There's a site on the internet that I've been using quite a lot lately. It's very handy: you tell it what ingredients you have lying about in your fridge or cupboard, and it tells you what you can make out of them. Ingenious, effective, and a real time-saver - no more rummaging around in cookbooks hunting for some inspiration.

It's always a joy when you can take a variety of things you already had, and without much in the way of effort, turn them into something far better. And, in case you're wondering where all this talk of food is heading, database software such as Microsoft Access can do just that. Many businesses treat their databases as nothing more than storage - akin to throwing those ingredients into the cupboard, forgetting about them, and starting again with something new every time you go shopping. However, given the opportunity, the software can turn your data into something far more useful, and without any effort on your part.

So what can you get out of an Access database? In essence, a greater understanding of where your business is, where it's been, and where it's going. Access can produce reports that assess any aspect of your data, showing you the relationship between disparate pieces of information, and how the relate to the wider company. So, for example, an online entertainment store can not merely store information about customers and their purchases, but also analyse that data to find key trends and concerns - such as identifying which books are favoured by Scottish women in their twenties, or how much the average man in his 50s will spend during an individual visit. Alternatively, a manufacturer can compare pricing or supply problems concerning raw materials to other aspects of the company's business.

The analysis that Access provides can make a real difference to the progress of your business, allowing you to identify problems before they arise and to capitalise on positive developments as soon as possible. In order to get the most benefit from the software, it's important to get to grips with every tool and technique that it offers - and a short training course can help you to do just that.

However, there are an awful lot of training providers out there. How do you go about picking the right one? Well, the first place to look is at what the trainer actually guarantees that they'll provide; it's not just a matter of a training company saying 'we'll teach you to use the software', but also of ensuring the best possible service, in order to produce the best possible results. And one essential part of that most effective service is guaranteeing that the course will never be cancelled, that it will go ahead when you need it. After all, business doesn't stop for your organisation just because the training provider wants to cancel a course.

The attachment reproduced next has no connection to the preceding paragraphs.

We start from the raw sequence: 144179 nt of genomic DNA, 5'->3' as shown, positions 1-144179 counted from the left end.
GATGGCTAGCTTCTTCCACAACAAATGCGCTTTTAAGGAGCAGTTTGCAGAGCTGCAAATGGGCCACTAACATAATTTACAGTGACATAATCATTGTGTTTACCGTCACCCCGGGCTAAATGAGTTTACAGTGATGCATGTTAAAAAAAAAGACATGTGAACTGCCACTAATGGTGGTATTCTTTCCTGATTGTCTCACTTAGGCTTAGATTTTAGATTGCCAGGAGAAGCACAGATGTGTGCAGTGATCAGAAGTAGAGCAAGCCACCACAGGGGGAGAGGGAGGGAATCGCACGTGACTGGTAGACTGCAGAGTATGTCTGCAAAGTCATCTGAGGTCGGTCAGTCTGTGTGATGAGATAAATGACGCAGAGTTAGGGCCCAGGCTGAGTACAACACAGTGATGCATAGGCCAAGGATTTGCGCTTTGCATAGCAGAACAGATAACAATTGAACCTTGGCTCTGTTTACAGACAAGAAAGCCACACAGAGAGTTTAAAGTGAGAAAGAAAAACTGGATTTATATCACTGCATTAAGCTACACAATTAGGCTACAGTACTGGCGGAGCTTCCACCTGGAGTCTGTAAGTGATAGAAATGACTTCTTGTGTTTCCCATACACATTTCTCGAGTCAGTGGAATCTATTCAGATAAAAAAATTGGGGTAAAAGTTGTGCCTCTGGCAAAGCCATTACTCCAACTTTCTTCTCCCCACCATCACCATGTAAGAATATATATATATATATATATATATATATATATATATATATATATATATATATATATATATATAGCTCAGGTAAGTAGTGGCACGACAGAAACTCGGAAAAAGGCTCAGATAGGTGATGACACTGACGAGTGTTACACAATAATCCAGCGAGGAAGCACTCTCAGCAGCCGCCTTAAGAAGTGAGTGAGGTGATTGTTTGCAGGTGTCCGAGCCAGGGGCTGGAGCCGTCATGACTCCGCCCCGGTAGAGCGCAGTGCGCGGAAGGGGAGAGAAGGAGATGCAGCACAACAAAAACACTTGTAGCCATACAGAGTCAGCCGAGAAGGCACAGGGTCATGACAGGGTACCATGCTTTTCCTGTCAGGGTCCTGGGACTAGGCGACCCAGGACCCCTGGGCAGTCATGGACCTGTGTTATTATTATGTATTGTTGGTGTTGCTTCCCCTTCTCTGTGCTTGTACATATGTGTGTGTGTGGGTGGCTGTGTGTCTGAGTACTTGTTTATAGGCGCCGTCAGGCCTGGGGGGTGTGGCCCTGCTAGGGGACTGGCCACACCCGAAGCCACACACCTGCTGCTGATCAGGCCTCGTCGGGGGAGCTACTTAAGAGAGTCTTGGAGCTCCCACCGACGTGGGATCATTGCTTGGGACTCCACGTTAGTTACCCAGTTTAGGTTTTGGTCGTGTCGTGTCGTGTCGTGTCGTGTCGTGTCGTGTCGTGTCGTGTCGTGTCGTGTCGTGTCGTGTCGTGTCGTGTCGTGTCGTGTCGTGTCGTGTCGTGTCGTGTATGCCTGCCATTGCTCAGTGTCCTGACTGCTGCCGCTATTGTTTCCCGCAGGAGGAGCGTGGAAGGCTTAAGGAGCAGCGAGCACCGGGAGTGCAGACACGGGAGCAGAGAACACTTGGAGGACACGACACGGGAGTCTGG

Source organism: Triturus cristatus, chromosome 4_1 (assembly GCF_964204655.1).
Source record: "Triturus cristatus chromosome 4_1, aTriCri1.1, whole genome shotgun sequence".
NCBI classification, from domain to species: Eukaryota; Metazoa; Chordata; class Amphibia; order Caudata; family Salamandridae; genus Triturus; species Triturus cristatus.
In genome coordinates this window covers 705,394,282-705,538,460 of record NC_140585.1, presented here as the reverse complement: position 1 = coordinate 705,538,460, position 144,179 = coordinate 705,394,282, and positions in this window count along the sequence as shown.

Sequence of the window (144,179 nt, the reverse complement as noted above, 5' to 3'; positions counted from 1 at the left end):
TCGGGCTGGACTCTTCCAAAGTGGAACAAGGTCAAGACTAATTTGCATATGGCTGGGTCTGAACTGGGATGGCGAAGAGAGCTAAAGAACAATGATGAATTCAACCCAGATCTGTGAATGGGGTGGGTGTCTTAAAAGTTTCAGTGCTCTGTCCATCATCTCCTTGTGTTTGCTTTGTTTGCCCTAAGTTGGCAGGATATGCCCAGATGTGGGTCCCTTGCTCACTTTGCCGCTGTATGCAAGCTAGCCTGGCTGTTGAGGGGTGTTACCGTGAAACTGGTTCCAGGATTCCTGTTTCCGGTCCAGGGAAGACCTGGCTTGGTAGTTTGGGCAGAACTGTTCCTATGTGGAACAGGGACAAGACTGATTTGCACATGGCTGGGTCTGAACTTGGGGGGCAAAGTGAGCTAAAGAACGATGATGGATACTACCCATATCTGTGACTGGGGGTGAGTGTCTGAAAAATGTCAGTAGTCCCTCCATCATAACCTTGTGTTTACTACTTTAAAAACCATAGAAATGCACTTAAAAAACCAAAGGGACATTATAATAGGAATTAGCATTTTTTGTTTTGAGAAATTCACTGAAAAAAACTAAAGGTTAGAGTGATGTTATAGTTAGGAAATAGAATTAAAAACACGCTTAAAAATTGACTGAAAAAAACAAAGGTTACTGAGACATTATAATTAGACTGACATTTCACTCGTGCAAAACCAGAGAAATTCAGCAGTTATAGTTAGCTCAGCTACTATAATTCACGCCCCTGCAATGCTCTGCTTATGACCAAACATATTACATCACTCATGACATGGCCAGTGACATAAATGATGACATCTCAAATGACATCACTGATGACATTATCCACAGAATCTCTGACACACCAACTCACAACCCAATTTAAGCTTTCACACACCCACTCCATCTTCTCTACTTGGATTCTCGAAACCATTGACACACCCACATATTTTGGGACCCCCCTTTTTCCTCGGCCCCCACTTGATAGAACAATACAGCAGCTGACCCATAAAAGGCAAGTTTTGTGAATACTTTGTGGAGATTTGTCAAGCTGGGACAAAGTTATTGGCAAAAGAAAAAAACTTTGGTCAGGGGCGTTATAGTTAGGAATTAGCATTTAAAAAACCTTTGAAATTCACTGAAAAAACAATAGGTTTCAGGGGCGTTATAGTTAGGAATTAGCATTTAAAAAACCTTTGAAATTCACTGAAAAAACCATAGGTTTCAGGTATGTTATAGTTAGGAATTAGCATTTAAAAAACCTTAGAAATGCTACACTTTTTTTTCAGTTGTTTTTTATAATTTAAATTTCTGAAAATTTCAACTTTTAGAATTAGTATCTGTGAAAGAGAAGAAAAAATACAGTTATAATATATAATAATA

On the other hand, the trainer should also be willing to reschedule the course if it suits you to do so - the overriding principle here must be that the course happens when you need it, and only when you need it. There's no reason to distort your plans for the benefit of a company that ought to be providing a service for you. And there's also no reason for the service to end when the course reaches its conclusion: find a training provider that offers long-term support after the course, and you'll have found a solution that ensures everything you or your staff learnt can be put to good use once back at work.

After all, there's precious little point in any training if your business is not going to feel the maximum possible benefit. And training in the use of Access really can make a huge difference to how your company operates, to how it learns from the past and adapts to the future. Training and Access together really can be a recipe for success.